You need to be able to explain your goal to a small child:

It will be hard to achieve my weight goal, but because I'm willing exercise every day to not eat ice cream this month to get there, I think I can achieve my goal.

Pick your process

Similar to the above, this section is inherently built into the measurement portion of the goal during planning, but when seeking motivation during your most trying times, you need to know exactly what your plan was and how you're going to achieve it. There can be no loopholes, and this part of the goal may actually need to change over time if you discover something isn't working for you.

If you've made it this far, you probably already know what you're willing to do. You've figured out what's reasonable for your circumstances and have probably thought about the steps to get there. The problem is that most people don't think about this when they set a goal.

Most goals can be achieved in more than one way. You could lose weight by cutting out carbs, or you could lose it by going running more. You could learn a new skill by asking a friend for advice or by using some combination of internet videos to cobble together your information. You could learn about personal finance through books from professionals or through blog posts from people who have had some tough times and are working out of them. The sky is the limit here, but remember that you can't make the steps unreasonable.

In fact, most goals should be achieved in more than one way. It's very difficult to do the exact same thing every day and have it keep working, so you should consider multiple ways to achieve the goal. Particularly for multi-faceted things like weight loss or sleep schedule work, it'll take a village of steps to achieve your goal.

My goals are focused around 2 things: not drinking beer on weeknights and doing more cardio. I'm not too worried about my diet. And I'm not really worried about my snacking because I work really hard to keep snacks out of the house.

I will not drink alcohol on weeknights.

My friend and I made a deal that we'd go to a very specific bar the night bars were allowed to open up to 100% capacity indoors, so this will be an exception to the above. Realistically? It might actually happen. Another exception I need to build in is that my neighbors and I are pretty good friends and sometimes get together to chat and drink a beer. I don't want to sacrifice socializing during lockdown, so I'll allow other people to initiate a beer.

I will drink a full sparkling water bottle of sparkling water before opening a beer.

I'm not going to stock bottles of sparkling water, but I do have a SodaStream. Sometimes I don't actually want the beer, but I want something bubbly and cold. My goal here is to both drink a liter of water and double check that I actually want the beer before opening it.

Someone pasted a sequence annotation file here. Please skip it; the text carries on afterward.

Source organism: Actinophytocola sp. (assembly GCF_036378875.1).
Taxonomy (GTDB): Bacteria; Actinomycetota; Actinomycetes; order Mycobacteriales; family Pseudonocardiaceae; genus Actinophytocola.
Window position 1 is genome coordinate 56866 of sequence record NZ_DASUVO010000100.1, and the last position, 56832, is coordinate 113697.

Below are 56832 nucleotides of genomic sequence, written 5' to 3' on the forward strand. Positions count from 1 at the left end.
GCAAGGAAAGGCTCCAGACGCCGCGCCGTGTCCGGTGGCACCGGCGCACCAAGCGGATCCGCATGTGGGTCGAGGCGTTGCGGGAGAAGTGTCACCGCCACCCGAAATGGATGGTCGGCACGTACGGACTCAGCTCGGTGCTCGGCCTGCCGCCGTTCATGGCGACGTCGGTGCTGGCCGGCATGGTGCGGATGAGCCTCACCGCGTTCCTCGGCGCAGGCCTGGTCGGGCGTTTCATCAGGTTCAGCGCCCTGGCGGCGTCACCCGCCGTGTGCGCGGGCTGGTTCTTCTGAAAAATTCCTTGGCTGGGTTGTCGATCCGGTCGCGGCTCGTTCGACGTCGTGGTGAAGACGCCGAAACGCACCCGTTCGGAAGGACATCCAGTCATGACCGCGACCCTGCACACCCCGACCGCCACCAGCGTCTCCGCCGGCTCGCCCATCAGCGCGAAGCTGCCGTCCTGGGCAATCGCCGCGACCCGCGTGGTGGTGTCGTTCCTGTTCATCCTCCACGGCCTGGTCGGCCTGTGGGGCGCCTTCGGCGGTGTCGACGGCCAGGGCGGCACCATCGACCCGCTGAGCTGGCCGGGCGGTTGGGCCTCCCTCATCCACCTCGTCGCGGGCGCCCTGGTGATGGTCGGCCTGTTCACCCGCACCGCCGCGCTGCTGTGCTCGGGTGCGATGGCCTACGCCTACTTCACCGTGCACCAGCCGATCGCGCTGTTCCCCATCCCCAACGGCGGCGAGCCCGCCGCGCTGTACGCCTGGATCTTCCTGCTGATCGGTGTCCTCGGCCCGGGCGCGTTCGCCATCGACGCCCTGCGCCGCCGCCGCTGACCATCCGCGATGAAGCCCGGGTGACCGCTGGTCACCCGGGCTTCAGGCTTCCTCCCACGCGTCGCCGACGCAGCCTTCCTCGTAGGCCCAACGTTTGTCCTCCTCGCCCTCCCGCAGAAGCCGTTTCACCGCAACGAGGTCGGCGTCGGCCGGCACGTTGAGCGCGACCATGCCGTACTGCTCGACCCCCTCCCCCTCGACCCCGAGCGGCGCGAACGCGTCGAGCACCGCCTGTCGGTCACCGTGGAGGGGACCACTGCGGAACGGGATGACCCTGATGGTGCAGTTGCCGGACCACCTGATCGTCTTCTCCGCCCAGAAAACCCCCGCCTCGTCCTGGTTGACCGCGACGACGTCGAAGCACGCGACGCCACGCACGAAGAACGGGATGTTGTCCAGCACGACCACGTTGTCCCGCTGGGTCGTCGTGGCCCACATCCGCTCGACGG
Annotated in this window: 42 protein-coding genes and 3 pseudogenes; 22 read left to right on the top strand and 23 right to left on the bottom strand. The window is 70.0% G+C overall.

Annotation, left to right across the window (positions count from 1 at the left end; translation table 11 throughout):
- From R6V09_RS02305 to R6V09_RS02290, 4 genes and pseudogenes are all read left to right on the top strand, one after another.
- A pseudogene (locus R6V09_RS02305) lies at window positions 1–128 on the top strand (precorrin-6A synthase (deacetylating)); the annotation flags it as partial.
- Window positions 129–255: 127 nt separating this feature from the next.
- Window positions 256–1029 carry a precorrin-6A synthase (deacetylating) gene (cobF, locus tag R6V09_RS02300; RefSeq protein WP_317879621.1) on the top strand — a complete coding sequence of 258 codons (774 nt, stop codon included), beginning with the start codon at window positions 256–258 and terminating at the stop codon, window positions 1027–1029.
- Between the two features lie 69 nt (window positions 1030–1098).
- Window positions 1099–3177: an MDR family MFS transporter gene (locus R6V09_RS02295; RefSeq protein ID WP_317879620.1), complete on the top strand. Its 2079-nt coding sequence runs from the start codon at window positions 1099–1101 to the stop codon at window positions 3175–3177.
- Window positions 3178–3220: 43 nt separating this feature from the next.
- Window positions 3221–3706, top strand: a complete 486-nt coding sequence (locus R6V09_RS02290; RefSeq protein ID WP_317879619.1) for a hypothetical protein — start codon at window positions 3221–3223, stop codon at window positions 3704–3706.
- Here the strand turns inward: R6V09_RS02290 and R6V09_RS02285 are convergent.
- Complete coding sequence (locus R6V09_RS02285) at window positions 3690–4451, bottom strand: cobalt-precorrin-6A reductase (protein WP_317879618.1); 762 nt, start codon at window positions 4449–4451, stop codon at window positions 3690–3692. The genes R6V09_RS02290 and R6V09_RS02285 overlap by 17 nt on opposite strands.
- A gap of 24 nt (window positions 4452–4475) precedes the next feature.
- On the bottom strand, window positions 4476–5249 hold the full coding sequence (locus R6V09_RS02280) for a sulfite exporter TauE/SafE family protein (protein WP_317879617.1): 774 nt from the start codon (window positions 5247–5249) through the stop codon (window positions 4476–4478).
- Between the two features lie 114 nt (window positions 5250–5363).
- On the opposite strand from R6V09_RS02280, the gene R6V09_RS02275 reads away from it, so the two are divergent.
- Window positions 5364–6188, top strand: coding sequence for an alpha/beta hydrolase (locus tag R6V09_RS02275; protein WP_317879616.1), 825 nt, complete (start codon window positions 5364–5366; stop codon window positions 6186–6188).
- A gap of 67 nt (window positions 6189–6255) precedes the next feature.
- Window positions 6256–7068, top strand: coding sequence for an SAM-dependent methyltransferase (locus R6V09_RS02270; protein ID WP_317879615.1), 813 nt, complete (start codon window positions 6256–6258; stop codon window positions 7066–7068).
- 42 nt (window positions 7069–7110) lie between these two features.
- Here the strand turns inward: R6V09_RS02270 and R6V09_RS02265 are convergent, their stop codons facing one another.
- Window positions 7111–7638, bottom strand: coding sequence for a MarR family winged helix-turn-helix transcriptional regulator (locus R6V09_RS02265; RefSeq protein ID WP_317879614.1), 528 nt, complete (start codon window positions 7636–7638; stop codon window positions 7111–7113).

I will never turn down a cardio activity with a neighbor.

My neighbors are pretty big runners and cyclists. I can't really keep up, but it's fun to go out with them. I've said no a couple times because I was tired (or hungover), but for the next 6 weeks I will never turn down an offer to go on a run, no matter how grumpy I am.

I will not eat any breakfast other than boiled eggs and plain oatmeal.

My breakfasts have started getting out of control and I want to reign them in. Boiled eggs and plain oatmeal are not very pleasant for me but are very easy to make. I also always have them on hand, so I'm hoping this cuts down my consumption significantly.

I will weigh myself every day. Measurements will always be taken without clothes.

Progress must be measured. Weight loss is one of the easiest things to measure, and so I figure I should remind myself as often as possible what my goal is and how I'm doing. I know better than to assign a moral value to the number on the scale so I'll be fine with the daily fluctuations, but I know I need to remind myself to weight in.

Don't be afraid to change your goal

Things happen. Even the best goals and resolutions fall by the wayside when life punches you in the face. My weight loss goal might be interrupted by a sickness, or an injury. My skill learning goal may be put off to the side if I lose my job and need to find a new one. My goal of keeping the house clean if I get distracted by issues in my family.

It's ok to change a goal. If I get hurt, my goal stops being about weight loss and starts being about recovery. If my grandparents start to show their age and decline in health, my goal is to figure out how I can support them. If I get sick and lose a ton of weight very quickly, my goal may change to upping my activity without gaining weight.

This year I wanted to reduce how much stuff I ordered online, so I made a goal of not placing any online order outside of my lunch break. But with the pandemic came a shocking lack of a lunch breaks, and my toilet paper supplies were dwindling. I decided to amend that rule to allow for the purchase of "household essentials" at any time of day, but this rule also went away when I found I wasn't stress shopping at all anymore. My goal was achieved: I wasn't spending frivolously online. It just wasn't achieved in the way I thought it would be.


Maybe I should have made this a multi-part post. But I think it's valuable to get this information up as people are making mid-year resolutionsgoals so they can take a hard look at what they're really after, and then rewrite them so the change has a chance to stick.

Your goals won't stick. Your goals won't be achieved. But you can find parts of those ambitions and turn them into something real. Every single day, you have the ability to make just the tiniest part of you a little bit more into what you want.

Here's a motivational sunset you for to look at as you go:

San Francisco's Mission Bay. Challenging lighting for my old phone